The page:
Fired U.S. Attorneys Will Meet in Seattle
Normally, anything labeled "public policy forum" in the e-mail in-box gets automatically deleted here at Capitol Briefing, especially when it's being hosted in the "other" Washington, way out in Seattle.
But when it's a public policy forum on U.S. attorneys hosted by none other than John McKay, Capitol Briefing takes note!
McKay, the ousted U.S. attorney for the Western District of Washington, is now a visiting professor at the Seattle University School of Law. On May 9 he's hosting a pair of his fellow fired federal prosecutors for a forum on the mass sackings last year.
Joining McKay will be David C. Iglesias, the former U.S. attorney for New Mexico, and Paul K. Charlton, the former prosecutor for Arizona. McKay, Iglesias and Charlton are three of the most controversial firings of the eight ousted prosecutors, because they were either conducting sensitive investigations of Republicans or under fire for not prosecuting Democrats around the time of their dismissals on Dec. 7. All three were also contacted by members of Congress or their staff at a sensitive time regarding ongoing criminal corruption investigations.
The four-hour symposium could spark sharp criticism of Attorney General Alberto Gonzales and the White House for alleged politicization of the Justice Department. One session is titled: "The 2007 Experience -- Myths and Realities: explanation of the current incidents, with comparison of historical similarities and differences."
McKay told the Senate and House Judiciary committees in early March that the chief of staff to Rep. Doc Hastings (R-Wash.) contacted him in early 2005 to inquire about alleged Democratic voter fraud in the 2004 gubernatorial election. McKay said he cut off the staffer -- Ed Cassidy, who now works for Minority Leader John Boehner (R-Ohio) -- before Cassidy ventured into inappropriate talks about an ongoing case.
Iglesias testified that Sen. Pete Domenici (R-N.M.) and Rep. Heather Wilson (R-N.M.) called him in the weeks before Wilson's razor-thin reelection last November. Iglesias said he felt pressured him to bring indictments against Albuquerque Democrats.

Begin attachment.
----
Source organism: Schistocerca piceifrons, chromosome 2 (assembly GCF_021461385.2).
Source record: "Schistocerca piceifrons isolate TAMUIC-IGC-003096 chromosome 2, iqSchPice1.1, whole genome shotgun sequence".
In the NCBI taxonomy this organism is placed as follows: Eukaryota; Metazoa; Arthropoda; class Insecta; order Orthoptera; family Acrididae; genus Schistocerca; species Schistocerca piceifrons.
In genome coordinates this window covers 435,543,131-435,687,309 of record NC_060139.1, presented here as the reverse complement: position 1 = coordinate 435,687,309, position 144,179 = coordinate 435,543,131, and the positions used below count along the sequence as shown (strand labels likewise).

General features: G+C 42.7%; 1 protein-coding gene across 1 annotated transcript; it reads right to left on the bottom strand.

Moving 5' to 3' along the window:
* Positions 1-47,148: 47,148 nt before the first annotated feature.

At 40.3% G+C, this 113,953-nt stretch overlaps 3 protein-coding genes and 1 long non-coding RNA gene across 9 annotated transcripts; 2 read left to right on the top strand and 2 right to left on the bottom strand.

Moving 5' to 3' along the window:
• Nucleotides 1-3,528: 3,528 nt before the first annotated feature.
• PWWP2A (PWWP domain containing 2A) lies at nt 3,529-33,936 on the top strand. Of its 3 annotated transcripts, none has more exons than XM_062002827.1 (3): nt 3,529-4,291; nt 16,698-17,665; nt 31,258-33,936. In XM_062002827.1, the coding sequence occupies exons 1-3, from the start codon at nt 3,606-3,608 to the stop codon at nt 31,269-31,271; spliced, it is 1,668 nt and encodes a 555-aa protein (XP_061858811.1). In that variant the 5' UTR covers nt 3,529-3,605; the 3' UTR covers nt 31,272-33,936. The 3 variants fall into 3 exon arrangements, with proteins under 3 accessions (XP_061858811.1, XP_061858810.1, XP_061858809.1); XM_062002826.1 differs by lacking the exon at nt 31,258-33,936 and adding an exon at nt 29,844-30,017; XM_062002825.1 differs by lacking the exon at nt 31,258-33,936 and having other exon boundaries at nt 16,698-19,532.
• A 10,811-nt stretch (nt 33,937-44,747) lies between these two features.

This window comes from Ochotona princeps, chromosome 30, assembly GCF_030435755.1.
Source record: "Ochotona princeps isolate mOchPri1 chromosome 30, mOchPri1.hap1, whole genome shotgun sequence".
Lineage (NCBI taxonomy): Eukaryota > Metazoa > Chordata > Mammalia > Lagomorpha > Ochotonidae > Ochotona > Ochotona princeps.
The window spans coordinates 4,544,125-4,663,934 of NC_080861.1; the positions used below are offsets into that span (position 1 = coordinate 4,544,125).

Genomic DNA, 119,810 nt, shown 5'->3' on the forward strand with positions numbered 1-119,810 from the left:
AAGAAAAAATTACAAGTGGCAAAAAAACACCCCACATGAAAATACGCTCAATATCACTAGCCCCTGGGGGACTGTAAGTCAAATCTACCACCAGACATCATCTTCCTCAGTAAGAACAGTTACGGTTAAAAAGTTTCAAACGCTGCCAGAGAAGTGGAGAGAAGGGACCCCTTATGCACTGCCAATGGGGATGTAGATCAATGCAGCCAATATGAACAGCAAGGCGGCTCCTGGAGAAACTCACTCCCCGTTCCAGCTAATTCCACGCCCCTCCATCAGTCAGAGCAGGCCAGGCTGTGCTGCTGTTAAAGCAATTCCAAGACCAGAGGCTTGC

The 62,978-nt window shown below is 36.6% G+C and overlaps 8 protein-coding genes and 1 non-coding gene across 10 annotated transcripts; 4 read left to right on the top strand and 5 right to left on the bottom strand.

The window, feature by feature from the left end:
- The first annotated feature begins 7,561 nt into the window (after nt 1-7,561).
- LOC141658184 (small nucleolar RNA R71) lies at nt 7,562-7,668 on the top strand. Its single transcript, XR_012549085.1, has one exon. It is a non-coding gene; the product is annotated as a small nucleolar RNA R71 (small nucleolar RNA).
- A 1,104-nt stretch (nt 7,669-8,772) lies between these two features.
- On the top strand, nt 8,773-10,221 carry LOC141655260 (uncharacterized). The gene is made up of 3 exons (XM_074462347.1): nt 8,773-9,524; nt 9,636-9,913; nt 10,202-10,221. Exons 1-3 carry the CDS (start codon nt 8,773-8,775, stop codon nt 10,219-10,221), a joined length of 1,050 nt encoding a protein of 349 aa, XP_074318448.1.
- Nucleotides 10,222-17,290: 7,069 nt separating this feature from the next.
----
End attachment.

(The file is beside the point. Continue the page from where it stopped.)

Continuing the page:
And Charlton has been in the news this week because of reports that his office was also contacted by a staffer about a probe, this one an ongoing corruption investigation of the aide's boss, Rep. Rick Renzi (R-Ariz.).
Hastings and Cassidy deny the call to McKay was inappropriate. Domenici and Wilson admit they called Iglesias but deny pressuring him, although Domenici acknowledges he asked about the corruption case and has apologized for the call. Renzi has denied any wrongdoing and today issued a statement to Roll Call denying rumors of his retirement.
McKay's legal eagle panel also includes two law professors who've been highly critical of the political nature of the Justice Department under President Bush.
James Eisenstein, a law professor at Penn State and author of a book on U.S. attorneys, told The Washington Post's Dan Eggen and Amy Goldstein that it was "very unusual" for Gonzales to appoint so many of his own top aides to the federal prosecutor outposts around the country.
And Laurie L. Levenson, professor at Loyola Law School, testified before Senate Judiciary Feb. 6 that "the increasing politicization of federal law enforcement" was having a "devastating impact on the morale" in U.S. attorney's offices around the nation.
Incidentally, former Rep. Rick White (R-Wash.), one of three finalists to replace McKay, may want to attend the legal forum -- and not just to learn of the travails of being a federal prosecutor. White isn't allowed to practice law in Washington because he still needs 20 to 30 "continuing law education" credits. While White can't practice law, he has run a TechNet, a large high-tech lobbying association in Washington. And he's been a GOP donor, including $1,000 checks the past two election cycles to Rep. Dave Reichert (R-Wash.), the lawmaker who forwarded White's name to the White House for consideration.
But Luckily, according to the press release for the symposium, lawyers can get 3.5 credits for their required continuing legal education to maintain their law license.
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